Employers Beware: Discriminatory Artificial Intelligence Can Result in Liability | Amundsen Davis LLC

The possible uses of artificial intelligence (AI) have received much coverage lately. Now the risks of using AI to assist in the hiring process are in the spotlight since the EEOC just settled its first suit alleging discrimination in hiring through the use of AI.  

In the lawsuit the EEOC alleged that iTutorGroup programmed its tutor application software to automatically reject female applicants age 55 or older and male applicants age 60 or older, resulting in more than 200 qualified U.S. applicants being rejected because of their age. The settlement involved the parties’ entering a five year consent decree including injunctive relief, training requirements, ongoing reporting obligations, and payment of $365,000 to the applicants. 

The lawsuit is related to the EEOC’s initiative to ensure that AI and other emerging technologies used in employment decisions do not violate federal employment laws. In May 2023, the EEOC released technical assistance in this area.

For the EEOC’s purposes, AI is a machine-based system that can “make predictions, recommendations or decisions influencing real or virtual environments.” In the employment context, AI typically involves relying partly on the computer’s own analysis of data to determine which criteria to use when making decisions. AI may include machine learning, computer vision, natural language processing and understanding, intelligent decision support systems, and autonomous systems.   

Examples of AI in the selection and hiring process include: resume scanners that prioritize applications using keywords; employee monitoring software that rates employees on the basis of their keystrokes or other factors; “virtual assistants” or “chatbots” that ask job candidates about their qualifications and reject those who do not meet pre-defined requirements; video interviewing software that evaluates candidates based on their facial expressions and speech; and testing software that provides “job fit” scores for applicants or employees regarding their personalities, aptitudes, cognitive skills, or perceived “cultural fit” based on their performance on a game or test.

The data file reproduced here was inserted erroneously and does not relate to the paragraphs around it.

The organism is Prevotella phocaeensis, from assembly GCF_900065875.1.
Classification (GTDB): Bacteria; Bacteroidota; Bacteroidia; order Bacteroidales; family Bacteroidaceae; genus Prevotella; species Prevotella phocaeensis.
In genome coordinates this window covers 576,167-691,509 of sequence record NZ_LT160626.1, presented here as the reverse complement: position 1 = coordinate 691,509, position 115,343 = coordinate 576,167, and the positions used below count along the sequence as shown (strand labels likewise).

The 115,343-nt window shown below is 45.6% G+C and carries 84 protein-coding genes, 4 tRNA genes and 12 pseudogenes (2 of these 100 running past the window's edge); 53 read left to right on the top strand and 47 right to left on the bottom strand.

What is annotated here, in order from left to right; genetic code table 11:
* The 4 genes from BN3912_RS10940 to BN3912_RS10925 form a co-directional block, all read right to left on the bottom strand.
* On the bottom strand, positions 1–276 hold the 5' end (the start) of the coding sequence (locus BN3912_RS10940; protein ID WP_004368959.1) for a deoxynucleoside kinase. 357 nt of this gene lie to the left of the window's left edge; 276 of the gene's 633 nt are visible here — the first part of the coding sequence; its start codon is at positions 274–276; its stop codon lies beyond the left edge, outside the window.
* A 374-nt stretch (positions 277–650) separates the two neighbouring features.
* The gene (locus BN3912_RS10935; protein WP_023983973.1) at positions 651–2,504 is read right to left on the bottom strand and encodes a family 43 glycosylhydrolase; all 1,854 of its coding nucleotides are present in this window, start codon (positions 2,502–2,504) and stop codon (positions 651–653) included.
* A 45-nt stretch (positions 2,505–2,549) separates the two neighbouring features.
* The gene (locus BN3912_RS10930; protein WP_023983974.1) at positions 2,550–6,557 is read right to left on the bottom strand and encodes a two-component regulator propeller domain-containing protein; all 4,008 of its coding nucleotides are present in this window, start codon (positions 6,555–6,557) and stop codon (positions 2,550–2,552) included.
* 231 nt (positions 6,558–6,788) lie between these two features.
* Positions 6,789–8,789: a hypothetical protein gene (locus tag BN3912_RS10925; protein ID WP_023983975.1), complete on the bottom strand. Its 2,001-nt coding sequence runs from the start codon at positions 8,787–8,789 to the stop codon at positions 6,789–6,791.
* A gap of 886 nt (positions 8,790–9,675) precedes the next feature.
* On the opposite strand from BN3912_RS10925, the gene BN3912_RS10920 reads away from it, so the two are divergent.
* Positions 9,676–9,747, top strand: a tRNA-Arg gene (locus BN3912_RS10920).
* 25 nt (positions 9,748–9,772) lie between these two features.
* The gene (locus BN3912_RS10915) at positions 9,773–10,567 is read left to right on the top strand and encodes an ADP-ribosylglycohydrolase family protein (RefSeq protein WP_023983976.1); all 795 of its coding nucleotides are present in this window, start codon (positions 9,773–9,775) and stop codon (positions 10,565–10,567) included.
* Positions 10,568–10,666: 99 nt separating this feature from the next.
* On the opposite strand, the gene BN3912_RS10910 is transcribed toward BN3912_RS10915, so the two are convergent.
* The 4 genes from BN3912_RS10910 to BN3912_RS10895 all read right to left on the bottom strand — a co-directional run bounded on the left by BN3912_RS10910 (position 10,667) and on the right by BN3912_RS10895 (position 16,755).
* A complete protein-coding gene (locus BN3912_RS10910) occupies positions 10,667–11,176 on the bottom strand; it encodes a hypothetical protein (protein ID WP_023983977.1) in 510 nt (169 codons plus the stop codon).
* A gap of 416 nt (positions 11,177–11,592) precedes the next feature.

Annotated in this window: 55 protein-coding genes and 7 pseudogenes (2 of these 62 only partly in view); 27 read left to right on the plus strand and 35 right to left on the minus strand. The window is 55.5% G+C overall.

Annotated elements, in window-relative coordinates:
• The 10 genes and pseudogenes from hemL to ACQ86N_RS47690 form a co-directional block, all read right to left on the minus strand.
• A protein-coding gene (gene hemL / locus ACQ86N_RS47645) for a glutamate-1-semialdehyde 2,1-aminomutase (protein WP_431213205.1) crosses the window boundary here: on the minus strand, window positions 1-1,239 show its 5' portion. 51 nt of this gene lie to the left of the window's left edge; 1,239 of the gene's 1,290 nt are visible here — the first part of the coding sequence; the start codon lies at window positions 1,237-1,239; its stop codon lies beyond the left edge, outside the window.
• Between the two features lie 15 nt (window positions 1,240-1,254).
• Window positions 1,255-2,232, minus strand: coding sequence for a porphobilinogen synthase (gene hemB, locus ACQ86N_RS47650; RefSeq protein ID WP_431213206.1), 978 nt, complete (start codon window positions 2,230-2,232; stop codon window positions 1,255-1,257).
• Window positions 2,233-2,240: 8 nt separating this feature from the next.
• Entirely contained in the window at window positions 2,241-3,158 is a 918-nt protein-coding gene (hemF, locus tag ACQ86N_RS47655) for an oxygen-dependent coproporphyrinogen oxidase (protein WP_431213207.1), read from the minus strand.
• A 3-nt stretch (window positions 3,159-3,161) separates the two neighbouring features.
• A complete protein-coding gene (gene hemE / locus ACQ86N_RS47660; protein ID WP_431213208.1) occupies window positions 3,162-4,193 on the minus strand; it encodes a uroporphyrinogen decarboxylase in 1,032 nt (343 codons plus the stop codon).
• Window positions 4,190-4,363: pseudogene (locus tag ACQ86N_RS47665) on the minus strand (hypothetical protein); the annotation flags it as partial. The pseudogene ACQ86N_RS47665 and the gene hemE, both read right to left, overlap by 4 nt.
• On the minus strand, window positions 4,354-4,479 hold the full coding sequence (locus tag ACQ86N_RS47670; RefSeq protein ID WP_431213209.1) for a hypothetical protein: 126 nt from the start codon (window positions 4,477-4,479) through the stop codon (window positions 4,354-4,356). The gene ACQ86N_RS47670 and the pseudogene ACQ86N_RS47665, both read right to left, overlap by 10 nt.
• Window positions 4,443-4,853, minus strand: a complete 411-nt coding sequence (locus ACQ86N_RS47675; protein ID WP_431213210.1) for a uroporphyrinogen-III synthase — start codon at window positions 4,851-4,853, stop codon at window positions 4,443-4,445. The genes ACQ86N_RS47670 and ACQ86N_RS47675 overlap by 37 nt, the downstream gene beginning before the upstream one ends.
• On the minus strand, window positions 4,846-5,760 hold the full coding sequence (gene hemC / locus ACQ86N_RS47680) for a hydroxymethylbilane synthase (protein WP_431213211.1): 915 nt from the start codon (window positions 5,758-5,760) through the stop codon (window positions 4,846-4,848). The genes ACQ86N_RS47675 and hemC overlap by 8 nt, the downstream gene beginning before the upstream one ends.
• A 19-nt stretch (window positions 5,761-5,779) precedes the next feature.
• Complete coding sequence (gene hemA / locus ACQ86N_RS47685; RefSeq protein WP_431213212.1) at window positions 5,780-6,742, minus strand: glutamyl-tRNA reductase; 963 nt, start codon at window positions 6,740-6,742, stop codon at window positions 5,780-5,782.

The guidelines reference a four-fifths “rule of thumb” for determining whether a selection rate for one group is substantially different than the selection rate of another group. One rate is substantially different than another if their ratio is less than four-fifths (or 80%). For example, if a personality test scored by AI has a selection rate for Black applicants of 30% and 60% for White applicants, the selection rate for Black applicants is substantially different than the selection rate for White applicants, which could be evidence of discrimination against Black applicants. However, use of the four-fifths rule is not always appropriate, especially where it is not a reasonable substitute for a test of statistical significance. This is especially true where a significant number of individuals are affected by the AI screening.

Employers who use AI in the selection process should take the following steps to avoid discriminatory outcomes:

  • Check whether use of the procedure causes a selection rate for individuals in the group that violates the four-fifths rule or indicates a statistically significant difference;
  • Make sure any vendor used to develop or administer an AI tool has evaluated and addressed the possibility of discriminatory selection rates;
  • Evaluate AI tools on an ongoing basis to evaluate their impact and proactively change any practices that violate the four-fifths rule or indicate a statistically significant difference.